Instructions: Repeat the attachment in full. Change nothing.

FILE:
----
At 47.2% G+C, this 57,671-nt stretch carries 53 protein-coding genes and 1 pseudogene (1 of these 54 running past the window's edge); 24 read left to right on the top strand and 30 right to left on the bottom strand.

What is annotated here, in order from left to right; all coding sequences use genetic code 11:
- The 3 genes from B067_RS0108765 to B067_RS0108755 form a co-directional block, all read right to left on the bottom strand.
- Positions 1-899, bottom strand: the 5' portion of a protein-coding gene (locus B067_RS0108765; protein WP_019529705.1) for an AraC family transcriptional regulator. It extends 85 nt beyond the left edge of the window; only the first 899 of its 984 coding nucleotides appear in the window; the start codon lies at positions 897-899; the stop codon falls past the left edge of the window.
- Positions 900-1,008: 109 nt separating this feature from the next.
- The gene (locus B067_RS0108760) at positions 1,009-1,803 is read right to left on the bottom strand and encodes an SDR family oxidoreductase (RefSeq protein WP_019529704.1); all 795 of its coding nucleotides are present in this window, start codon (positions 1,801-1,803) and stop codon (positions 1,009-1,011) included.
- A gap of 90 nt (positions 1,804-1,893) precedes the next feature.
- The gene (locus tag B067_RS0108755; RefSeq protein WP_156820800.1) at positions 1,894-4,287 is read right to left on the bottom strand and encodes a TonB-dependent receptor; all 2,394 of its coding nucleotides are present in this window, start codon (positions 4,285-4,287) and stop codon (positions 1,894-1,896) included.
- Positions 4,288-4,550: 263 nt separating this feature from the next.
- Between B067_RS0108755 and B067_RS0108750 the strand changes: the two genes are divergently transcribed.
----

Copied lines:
At 47.2% G+C, this 57,671-nt stretch carries 53 protein-coding genes and 1 pseudogene (1 of these 54 running past the window's edge); 24 read left to right on the top strand and 30 right to left on the bottom strand.

What is annotated here, in order from left to right; all coding sequences use genetic code 11:
- The 3 genes from B067_RS0108765 to B067_RS0108755 form a co-directional block, all read right to left on the bottom strand.
- Positions 1-899, bottom strand: the 5' portion of a protein-coding gene (locus B067_RS0108765; protein WP_019529705.1) for an AraC family transcriptional regulator. It extends 85 nt beyond the left edge of the window; only the first 899 of its 984 coding nucleotides appear in the window; the start codon lies at positions 897-899; the stop codon falls past the left edge of the window.
- Positions 900-1,008: 109 nt separating this feature from the next.
- The gene (locus B067_RS0108760) at positions 1,009-1,803 is read right to left on the bottom strand and encodes an SDR family oxidoreductase (RefSeq protein WP_019529704.1); all 795 of its coding nucleotides are present in this window, start codon (positions 1,801-1,803) and stop codon (positions 1,009-1,011) included.
- A gap of 90 nt (positions 1,804-1,893) precedes the next feature.
- The gene (locus tag B067_RS0108755; RefSeq protein WP_156820800.1) at positions 1,894-4,287 is read right to left on the bottom strand and encodes a TonB-dependent receptor; all 2,394 of its coding nucleotides are present in this window, start codon (positions 4,285-4,287) and stop codon (positions 1,894-1,896) included.
- Positions 4,288-4,550: 263 nt separating this feature from the next.
- Between B067_RS0108755 and B067_RS0108750 the strand changes: the two genes are divergently transcribed.